In a study of the potential carcinogenicity of dihydrocoumarin, B6C3F1 mice received dihydrocoumarin in corn oil by gavage at a dose of up to 800 mg/kg bw, once daily, 5 days per week for 2 years No significant differences in survival rates, final mean body weights or clinical findings were reported in the treated animals as compared with the controls. The only increase in neoplasia associated with the administration of dihydrocoumarin was in the incidences of hepatocellular adenoma and hepatocellular adenoma and carcinoma (combined), seen at all doses in females only. This effect reflects the high incidence of spontaneous liver tumours in this hybrid mouse and thus the heightened sensitivity to enhancement of liver neoplasia (Maronpot et al., 1987; Haseman et al., 1994, 1998). In view of the nature of the findings, the Committee concluded that observations of hepatic neoplasms in this bioassay in mice are not relevant to the safety of dihydrocoumarin in humans at low levels of intake from use as a flavouring agent (National Toxicology Program, 1993).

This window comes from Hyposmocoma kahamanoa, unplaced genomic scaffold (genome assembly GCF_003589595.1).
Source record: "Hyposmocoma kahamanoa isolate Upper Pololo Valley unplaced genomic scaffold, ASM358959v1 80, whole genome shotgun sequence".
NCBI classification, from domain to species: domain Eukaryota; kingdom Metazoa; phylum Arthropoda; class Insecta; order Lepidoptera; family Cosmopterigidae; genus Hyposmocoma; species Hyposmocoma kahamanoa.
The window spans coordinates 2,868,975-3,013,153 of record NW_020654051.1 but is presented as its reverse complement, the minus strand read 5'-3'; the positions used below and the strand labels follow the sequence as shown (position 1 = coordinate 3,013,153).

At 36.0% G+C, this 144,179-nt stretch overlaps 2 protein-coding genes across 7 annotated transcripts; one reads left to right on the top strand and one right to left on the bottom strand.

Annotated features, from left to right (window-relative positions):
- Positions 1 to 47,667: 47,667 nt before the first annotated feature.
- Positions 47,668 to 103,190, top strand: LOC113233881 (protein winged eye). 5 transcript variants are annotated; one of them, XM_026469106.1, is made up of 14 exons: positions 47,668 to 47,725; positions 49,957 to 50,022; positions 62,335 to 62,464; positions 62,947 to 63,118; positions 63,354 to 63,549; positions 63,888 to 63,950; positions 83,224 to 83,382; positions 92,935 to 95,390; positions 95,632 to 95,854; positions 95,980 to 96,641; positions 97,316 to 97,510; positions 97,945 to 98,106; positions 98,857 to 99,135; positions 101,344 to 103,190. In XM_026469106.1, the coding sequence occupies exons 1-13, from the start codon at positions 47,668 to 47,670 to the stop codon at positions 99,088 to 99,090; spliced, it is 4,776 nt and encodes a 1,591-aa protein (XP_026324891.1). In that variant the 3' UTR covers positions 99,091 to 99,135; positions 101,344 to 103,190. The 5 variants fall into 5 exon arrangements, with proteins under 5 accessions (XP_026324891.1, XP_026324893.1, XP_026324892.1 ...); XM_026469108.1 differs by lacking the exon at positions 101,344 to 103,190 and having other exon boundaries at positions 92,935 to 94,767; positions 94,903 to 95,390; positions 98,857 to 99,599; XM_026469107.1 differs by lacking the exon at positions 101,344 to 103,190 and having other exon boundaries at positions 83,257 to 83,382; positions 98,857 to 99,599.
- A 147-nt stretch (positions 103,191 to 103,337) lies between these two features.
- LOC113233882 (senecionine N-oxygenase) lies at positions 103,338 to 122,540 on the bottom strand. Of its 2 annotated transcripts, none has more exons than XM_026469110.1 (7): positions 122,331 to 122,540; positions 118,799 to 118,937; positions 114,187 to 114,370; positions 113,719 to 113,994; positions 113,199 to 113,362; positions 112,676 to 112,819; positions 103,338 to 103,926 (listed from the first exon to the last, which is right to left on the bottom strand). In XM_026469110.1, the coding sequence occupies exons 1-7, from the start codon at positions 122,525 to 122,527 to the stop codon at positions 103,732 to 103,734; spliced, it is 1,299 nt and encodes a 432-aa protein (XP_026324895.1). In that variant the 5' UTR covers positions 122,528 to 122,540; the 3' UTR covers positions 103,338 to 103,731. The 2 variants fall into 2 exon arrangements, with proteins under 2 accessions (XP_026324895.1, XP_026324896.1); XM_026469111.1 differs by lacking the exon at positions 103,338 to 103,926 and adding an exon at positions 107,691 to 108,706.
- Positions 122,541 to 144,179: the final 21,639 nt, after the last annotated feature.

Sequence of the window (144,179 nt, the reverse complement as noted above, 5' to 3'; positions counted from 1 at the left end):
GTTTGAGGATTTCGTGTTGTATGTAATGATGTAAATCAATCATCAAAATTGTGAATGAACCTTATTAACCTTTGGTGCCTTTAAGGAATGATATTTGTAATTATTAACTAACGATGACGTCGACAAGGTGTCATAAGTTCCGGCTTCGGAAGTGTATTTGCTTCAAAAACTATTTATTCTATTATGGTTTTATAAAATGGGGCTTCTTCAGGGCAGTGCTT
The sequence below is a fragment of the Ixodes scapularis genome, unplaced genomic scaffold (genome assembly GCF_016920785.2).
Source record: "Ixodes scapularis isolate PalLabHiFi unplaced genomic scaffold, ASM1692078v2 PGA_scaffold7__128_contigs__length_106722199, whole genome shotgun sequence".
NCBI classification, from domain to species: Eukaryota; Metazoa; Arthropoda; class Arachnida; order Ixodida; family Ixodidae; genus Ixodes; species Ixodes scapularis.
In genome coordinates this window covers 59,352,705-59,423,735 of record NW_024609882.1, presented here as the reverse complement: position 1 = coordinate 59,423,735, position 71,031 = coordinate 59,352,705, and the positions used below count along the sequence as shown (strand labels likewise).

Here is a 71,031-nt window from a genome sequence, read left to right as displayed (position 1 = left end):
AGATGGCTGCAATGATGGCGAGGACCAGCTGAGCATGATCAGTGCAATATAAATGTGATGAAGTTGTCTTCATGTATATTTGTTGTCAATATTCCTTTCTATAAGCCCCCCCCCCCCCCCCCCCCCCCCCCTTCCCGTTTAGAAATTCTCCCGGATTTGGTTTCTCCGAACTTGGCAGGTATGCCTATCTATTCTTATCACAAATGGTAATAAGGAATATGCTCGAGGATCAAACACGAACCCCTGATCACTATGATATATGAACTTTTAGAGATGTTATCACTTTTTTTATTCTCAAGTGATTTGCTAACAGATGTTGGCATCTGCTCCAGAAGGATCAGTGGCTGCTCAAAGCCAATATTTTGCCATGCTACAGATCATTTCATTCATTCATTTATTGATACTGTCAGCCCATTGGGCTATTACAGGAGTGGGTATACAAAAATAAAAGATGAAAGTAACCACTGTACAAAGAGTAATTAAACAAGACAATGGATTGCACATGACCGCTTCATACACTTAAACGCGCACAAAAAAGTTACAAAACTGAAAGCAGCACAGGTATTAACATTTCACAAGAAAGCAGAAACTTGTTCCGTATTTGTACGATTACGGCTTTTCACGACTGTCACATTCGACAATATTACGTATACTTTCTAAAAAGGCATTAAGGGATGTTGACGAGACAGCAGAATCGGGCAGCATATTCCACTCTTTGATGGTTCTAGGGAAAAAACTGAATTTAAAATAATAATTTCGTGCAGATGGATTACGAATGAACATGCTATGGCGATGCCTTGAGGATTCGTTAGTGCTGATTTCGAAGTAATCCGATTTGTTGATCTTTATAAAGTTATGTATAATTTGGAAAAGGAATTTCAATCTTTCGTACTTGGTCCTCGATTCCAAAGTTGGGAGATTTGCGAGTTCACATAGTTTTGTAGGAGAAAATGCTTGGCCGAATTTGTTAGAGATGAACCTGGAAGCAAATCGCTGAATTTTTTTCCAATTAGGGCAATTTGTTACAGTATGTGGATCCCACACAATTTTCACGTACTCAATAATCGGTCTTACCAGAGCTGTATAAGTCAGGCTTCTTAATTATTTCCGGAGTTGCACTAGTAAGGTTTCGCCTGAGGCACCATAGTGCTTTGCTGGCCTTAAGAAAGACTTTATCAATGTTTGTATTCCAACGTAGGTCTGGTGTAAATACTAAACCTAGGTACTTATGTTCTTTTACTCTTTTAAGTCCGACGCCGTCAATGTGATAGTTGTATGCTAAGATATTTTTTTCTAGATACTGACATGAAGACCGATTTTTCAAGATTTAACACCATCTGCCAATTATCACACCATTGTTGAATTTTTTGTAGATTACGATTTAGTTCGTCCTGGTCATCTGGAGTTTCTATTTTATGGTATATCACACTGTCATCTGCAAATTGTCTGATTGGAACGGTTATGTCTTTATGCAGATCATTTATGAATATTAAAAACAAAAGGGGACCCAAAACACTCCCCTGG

In a 13-week study, groups of Fischer 344/N rats received dihydrocoumarin in corn oil by gavage at a dose of up to 1200 mg/kg bw, once daily, 5 days per week. In males only, body weight was decreased at the highest dose. Changes in enzymes and other constituents of blood plasma were reported at doses of >300 mg/kg bw. Increases in liver and kidney weights were observed at the two higher doses. Centrilobular hepatocellular hypertrophy, ranging in severity from minimal to mild, was reported in the livers of animals of each sex at a dose of >300 mg/kg bw. No adverse treatment-related effects were observed in either male or female rats receiving dihydrocoumarin at 75 and 150 mg/kg bw (National Toxicology Program, 1993).